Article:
Craig residents sample CNCC classes at Taste of Education
November 5, 2016
School on a Saturday can be a tough sell, but those hungry for knowledge had their appetites sated this weekend at Colorado Northwestern Community College'sColorado Northwestern Community College’s Taste of Education. Taste of Education.
Colorado Northwestern Community College's Taste of Education.
Providing a peek at 15 courses, the event welcomed several dozen community members who were interested in learning more about CNCC's curriculum, including subjects such as QuickBooks training, art, writing and the United States Constitution.
Brian MacKenzie, the college's director of marketing, said a common theme was apparent in some of the more popular classes — animals.
Classes such as puppy training, family dog training and "My Dog Is a Super Sleuth" were big hits.
"Those are definitely our hottest ones today," he said, adding that the "Super Sleuth" class is one that has educated FBI personnel in training canines to sniff out drugs or missing persons.
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Taste of Education serves as CNCC's method of bringing in potential students of all ages, whether casual or full-time.
Attendee Rebecca Mack said a class called "Drawing on the Right Side of the Brain" has her intrigued about attending more courses at the college.
"I think I might take an art class here, get a degree," she said.
Another favorite of Mack and many others was "Paleo Tour," a look at the developments of CNCC's work with prehistoric remains, including dinosaur bones recently found near Rangely.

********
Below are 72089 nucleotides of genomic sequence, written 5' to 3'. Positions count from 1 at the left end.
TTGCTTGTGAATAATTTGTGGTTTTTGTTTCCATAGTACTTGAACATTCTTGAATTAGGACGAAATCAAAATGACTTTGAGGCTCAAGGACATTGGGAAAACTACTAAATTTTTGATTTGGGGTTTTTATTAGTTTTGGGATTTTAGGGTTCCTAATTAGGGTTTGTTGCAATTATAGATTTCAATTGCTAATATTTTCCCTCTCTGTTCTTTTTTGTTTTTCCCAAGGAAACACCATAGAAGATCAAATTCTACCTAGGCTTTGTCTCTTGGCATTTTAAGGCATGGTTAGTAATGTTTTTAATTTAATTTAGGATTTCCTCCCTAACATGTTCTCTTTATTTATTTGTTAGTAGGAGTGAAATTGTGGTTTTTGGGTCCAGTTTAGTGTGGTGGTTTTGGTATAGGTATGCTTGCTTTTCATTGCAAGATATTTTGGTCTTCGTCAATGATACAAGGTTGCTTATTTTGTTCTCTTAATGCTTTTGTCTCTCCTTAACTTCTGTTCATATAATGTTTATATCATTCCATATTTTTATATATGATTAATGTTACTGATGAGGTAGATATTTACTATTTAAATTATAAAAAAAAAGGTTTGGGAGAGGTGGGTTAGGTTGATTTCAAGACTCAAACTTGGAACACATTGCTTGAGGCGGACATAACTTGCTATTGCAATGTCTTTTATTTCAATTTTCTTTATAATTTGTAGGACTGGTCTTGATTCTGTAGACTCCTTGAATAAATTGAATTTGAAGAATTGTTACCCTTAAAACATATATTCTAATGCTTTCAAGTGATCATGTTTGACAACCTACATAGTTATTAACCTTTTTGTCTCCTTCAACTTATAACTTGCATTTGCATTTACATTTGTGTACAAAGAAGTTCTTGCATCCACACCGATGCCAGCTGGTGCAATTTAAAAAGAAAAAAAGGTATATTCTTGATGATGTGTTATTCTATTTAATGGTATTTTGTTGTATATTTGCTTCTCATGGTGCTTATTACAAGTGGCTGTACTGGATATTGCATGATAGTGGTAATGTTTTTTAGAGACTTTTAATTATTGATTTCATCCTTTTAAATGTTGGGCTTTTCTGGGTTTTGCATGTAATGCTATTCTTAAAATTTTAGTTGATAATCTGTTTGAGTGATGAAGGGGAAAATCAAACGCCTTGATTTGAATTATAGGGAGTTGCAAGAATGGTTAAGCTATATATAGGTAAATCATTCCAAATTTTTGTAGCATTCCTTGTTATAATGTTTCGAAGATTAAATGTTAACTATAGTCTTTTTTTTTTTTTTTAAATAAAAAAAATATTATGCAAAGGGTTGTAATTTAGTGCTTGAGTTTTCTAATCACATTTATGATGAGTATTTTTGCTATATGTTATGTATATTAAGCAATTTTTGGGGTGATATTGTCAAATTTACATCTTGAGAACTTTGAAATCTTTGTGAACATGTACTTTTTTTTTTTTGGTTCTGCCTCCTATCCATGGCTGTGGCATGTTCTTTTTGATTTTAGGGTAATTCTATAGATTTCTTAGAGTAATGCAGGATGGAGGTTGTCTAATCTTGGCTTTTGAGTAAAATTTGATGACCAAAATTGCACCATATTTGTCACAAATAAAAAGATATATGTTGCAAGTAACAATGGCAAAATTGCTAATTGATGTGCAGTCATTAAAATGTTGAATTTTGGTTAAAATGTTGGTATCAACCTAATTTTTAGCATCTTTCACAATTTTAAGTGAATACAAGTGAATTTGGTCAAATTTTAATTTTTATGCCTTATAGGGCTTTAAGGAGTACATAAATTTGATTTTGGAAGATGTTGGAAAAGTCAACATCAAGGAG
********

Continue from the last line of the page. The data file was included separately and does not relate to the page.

"What caught my attention was all the bones and what they shared with us," Mack said.
As part of "Paleo Tour," couple Ellis Thompson-Ellis and Josh Ellis were on hand to show their progress with a duckbilled dinosaur named Walter, named after their Great Dane. Thompson-Ellis said the college's repository is an excellent opportunity to showcase the wonders of the past.
"This is the behind-the-scenes stuff you don't see at museums, how all the bones came together," she said. "It shows the jumble we have to work with before they turn into the beautiful displays people are used to seeing."
Liz Johnson, CNCC science instructor said she was inspired by the number of children present.
"Kids are the ones who still believe anything is possible," she said. "Paleontology is what I call a 'gateway science,' you have to know anatomy, geology, chemistry, all these different subjects, so if you want to get kids interested in science, engineering, math, this is where to do it."